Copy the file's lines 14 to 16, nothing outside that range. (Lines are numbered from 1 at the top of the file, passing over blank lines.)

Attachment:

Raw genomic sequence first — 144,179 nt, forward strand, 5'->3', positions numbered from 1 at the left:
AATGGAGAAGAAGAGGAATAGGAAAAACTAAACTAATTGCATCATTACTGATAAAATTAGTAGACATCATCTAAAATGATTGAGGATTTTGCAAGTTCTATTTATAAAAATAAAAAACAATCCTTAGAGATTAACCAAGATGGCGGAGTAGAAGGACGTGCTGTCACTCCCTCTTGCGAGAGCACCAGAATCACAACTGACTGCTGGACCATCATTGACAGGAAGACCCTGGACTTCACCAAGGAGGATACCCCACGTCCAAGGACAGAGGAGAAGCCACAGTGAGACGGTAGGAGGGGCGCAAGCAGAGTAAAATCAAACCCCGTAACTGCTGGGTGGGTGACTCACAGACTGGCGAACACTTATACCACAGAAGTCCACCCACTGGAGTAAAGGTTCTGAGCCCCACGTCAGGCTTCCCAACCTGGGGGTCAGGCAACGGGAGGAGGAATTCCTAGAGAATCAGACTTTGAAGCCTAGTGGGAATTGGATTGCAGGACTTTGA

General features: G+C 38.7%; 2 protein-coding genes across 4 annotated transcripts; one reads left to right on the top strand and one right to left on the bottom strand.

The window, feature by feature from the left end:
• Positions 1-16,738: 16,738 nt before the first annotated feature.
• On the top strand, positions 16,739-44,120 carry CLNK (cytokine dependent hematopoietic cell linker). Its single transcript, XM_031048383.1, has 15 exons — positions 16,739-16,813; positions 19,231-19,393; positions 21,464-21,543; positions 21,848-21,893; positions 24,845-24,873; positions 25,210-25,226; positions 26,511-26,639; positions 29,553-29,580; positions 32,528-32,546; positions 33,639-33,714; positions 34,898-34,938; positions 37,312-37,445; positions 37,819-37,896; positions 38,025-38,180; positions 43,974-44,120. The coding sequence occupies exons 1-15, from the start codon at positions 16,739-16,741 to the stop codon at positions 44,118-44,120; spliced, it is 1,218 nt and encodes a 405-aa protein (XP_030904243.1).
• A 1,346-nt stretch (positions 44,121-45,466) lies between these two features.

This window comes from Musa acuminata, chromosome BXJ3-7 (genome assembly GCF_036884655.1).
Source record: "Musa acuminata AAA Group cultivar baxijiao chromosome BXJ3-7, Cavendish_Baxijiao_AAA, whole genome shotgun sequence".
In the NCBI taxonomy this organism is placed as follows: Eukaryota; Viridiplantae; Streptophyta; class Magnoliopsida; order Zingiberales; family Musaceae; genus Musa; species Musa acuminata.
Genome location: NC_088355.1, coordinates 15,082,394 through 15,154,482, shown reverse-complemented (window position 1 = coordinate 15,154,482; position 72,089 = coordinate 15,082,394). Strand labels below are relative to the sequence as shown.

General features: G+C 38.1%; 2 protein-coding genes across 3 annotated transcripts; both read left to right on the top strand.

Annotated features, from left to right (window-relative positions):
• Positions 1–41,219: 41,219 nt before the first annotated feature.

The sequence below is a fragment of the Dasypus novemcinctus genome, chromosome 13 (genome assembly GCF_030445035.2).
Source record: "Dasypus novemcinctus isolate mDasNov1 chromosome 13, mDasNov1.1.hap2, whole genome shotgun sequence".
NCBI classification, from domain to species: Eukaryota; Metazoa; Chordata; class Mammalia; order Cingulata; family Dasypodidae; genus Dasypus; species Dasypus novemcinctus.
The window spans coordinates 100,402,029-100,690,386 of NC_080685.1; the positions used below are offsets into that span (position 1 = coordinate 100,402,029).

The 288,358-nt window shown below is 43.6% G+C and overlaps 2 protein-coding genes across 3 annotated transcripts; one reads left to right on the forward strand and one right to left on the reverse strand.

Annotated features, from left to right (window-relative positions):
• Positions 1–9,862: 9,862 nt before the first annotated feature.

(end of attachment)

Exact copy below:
• Positions 1–41,219: 41,219 nt before the first annotated feature.

The sequence below is a fragment of the Dasypus novemcinctus genome, chromosome 13 (genome assembly GCF_030445035.2).
Source record: "Dasypus novemcinctus isolate mDasNov1 chromosome 13, mDasNov1.1.hap2, whole genome shotgun sequence".